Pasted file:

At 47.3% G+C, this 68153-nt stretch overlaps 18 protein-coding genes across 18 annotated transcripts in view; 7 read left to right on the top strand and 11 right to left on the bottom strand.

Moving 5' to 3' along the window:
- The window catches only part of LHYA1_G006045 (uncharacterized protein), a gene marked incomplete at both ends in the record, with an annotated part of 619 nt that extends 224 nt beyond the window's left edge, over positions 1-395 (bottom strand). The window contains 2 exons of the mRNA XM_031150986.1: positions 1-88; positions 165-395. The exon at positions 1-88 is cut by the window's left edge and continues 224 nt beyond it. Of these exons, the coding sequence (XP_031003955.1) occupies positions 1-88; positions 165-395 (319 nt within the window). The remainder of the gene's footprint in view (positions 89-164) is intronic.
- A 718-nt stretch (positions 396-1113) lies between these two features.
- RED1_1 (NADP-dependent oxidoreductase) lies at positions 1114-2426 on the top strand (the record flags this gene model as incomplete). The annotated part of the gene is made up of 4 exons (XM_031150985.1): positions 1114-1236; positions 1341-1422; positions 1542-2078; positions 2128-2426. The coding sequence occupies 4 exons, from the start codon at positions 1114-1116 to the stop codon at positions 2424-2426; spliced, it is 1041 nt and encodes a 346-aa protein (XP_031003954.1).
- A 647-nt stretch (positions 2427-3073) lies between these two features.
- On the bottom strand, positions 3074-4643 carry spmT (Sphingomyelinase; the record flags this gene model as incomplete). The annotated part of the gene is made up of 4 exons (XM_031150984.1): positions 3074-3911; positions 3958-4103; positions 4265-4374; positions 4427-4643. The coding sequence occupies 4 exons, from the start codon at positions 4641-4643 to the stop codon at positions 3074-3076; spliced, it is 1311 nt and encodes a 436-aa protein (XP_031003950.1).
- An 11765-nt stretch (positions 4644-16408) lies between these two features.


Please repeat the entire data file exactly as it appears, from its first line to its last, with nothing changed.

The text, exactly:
At 47.3% G+C, this 68153-nt stretch overlaps 18 protein-coding genes across 18 annotated transcripts in view; 7 read left to right on the top strand and 11 right to left on the bottom strand.

Moving 5' to 3' along the window:
- The window catches only part of LHYA1_G006045 (uncharacterized protein), a gene marked incomplete at both ends in the record, with an annotated part of 619 nt that extends 224 nt beyond the window's left edge, over positions 1-395 (bottom strand). The window contains 2 exons of the mRNA XM_031150986.1: positions 1-88; positions 165-395. The exon at positions 1-88 is cut by the window's left edge and continues 224 nt beyond it. Of these exons, the coding sequence (XP_031003955.1) occupies positions 1-88; positions 165-395 (319 nt within the window). The remainder of the gene's footprint in view (positions 89-164) is intronic.
- A 718-nt stretch (positions 396-1113) lies between these two features.
- RED1_1 (NADP-dependent oxidoreductase) lies at positions 1114-2426 on the top strand (the record flags this gene model as incomplete). The annotated part of the gene is made up of 4 exons (XM_031150985.1): positions 1114-1236; positions 1341-1422; positions 1542-2078; positions 2128-2426. The coding sequence occupies 4 exons, from the start codon at positions 1114-1116 to the stop codon at positions 2424-2426; spliced, it is 1041 nt and encodes a 346-aa protein (XP_031003954.1).
- A 647-nt stretch (positions 2427-3073) lies between these two features.
- On the bottom strand, positions 3074-4643 carry spmT (Sphingomyelinase; the record flags this gene model as incomplete). The annotated part of the gene is made up of 4 exons (XM_031150984.1): positions 3074-3911; positions 3958-4103; positions 4265-4374; positions 4427-4643. The coding sequence occupies 4 exons, from the start codon at positions 4641-4643 to the stop codon at positions 3074-3076; spliced, it is 1311 nt and encodes a 436-aa protein (XP_031003950.1).
- An 11765-nt stretch (positions 4644-16408) lies between these two features.